Friday, September 2, 2011

The Chaplain's Assistant

Short Story by Brad R. Torgersen

The Mantes, or Mantises have been wiping out humanity, but a small human colony remains, walled off and isolated, on a world they control. A Mantis Professor comes to study them one day. In particular he's interested in religion, god, and spirits. Both the other species they've wiped out have believed in gods, and the atheistic Mantes worry they are lacking some kind of perception other species might possess. The assistant in charge of the nondenominational chapel sees this as an opportunity for leverage, maybe this professor can help keep humanity from being exterminated.

I'm a bit torn about this story. I liked the ending, in essence, but it seems artificial, calculated to burn just enough red shirts for some dramatic flair, but not so many as to make the ending bittersweet instead of happy. Frankly, the protagonist has no agency for the events of the back third of the story, just sort of riding along, watching things happen, so the happy ending feels cheap, and weird to ignore all the deaths. Also, my impression would be that the Mantes should be more capable exterminators, given how easy it is, and not prone to drawing things out for dramatic tension. It feels like Torgersen realized that the solution as written was too quick and easy for the narrator, but he fixed it with some meaningless, unmourned deaths and two pages of drama that seem pointless once you're aware of the facts.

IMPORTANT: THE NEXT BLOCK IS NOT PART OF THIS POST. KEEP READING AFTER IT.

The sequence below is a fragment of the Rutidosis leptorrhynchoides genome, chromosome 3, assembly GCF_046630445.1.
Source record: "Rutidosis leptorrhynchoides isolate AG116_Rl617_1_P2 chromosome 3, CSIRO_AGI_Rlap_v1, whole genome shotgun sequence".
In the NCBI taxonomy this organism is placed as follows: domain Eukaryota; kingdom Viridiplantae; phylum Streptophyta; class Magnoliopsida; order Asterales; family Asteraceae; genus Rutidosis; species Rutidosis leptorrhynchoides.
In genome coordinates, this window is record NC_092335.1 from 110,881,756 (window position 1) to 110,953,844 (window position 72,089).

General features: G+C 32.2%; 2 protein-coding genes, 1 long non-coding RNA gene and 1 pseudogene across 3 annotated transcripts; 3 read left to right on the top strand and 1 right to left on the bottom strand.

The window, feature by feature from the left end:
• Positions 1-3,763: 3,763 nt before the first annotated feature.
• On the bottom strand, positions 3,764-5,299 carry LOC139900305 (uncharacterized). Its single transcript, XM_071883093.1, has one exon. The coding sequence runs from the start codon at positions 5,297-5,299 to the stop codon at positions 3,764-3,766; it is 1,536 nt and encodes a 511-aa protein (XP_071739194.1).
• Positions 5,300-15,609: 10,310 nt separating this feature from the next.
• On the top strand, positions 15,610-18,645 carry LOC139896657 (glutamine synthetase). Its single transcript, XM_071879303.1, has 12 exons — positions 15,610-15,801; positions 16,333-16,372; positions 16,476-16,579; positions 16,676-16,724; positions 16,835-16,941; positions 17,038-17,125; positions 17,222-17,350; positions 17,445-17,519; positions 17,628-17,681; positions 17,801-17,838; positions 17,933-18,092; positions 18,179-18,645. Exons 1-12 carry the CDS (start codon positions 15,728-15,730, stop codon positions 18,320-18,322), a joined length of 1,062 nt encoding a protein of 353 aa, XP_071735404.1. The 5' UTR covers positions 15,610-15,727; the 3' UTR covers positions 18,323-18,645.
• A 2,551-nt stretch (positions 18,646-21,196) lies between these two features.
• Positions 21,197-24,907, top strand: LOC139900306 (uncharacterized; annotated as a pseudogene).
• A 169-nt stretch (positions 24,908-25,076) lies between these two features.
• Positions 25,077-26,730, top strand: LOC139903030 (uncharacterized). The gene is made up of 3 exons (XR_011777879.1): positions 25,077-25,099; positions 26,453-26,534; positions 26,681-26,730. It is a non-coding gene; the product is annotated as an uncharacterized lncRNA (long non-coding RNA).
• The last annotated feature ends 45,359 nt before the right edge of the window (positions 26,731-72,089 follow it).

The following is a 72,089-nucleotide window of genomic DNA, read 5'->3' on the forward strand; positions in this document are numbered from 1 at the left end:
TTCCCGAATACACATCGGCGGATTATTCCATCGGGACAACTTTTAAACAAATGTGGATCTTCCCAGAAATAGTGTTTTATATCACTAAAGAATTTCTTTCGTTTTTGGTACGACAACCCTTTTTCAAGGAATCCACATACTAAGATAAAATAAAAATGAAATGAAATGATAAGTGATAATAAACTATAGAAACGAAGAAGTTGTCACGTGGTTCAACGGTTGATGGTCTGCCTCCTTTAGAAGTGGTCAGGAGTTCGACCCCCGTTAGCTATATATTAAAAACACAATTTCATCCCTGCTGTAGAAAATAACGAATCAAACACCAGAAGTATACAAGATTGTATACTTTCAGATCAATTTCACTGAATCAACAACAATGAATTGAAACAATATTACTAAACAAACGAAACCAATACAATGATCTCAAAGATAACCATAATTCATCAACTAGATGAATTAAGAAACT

Second, I'm torn about how Torgersen handled the delicate dance of Talking About Religion. On one hand, he deserves some props, he didn't spend the story preaching like I was expecting after the first page, and he didn't present one religion as right and the others as wrong. He was delicate, and this should be appreciated. BUT. He didn't really say anything about it, just enough to raise all our hackles in worry, not enough to actually make a point.

Between the mantes, the narrator, and the two other species, it seems the only atheists are killing machines and everyone else acknowledges that they need God in their lives, in one flavor or another. I don't think Torgersen means to offend anyone, he is very delicate, but it's the sort of stealthy, accidental prejudice. Like when the only black guy in a movie is a criminal, or the only woman happens to need a man to rescue her. It isn't deliberate, hell it wouldn't even be offensive if they weren't the ONLY character with that minority trait, but that almost makes it more offensive, like the writers can't imagine black people not stealing, or atheists not murdering or women who don't exist for Prince Charming to rescue. I'd have liked some acknowledgment that atheists actually exist among humans, not just homicidal aliens.

Also, he may have vaguely offended some muslims, by making them out to be the only occasionally intolerant religion. He says some muslims are intolerant, not all of them, but it's hard to miss that all the christians are more tolerant than those muslims. Once again, I don't think it was meant to offend, but it leaves a weird/bad taste in my mouth.

Anyway, I'm not the political correctness police. The writing was decent, and actually funny in places, which was nice. I'd have liked something more interesting to come out of the philosophical/religious debate, and maybe a less artificially dramatic ending, and a more reasonable way to spice things up action-wise. But not a bad story, just not a great one.

2.5 praying mantes out of 5.

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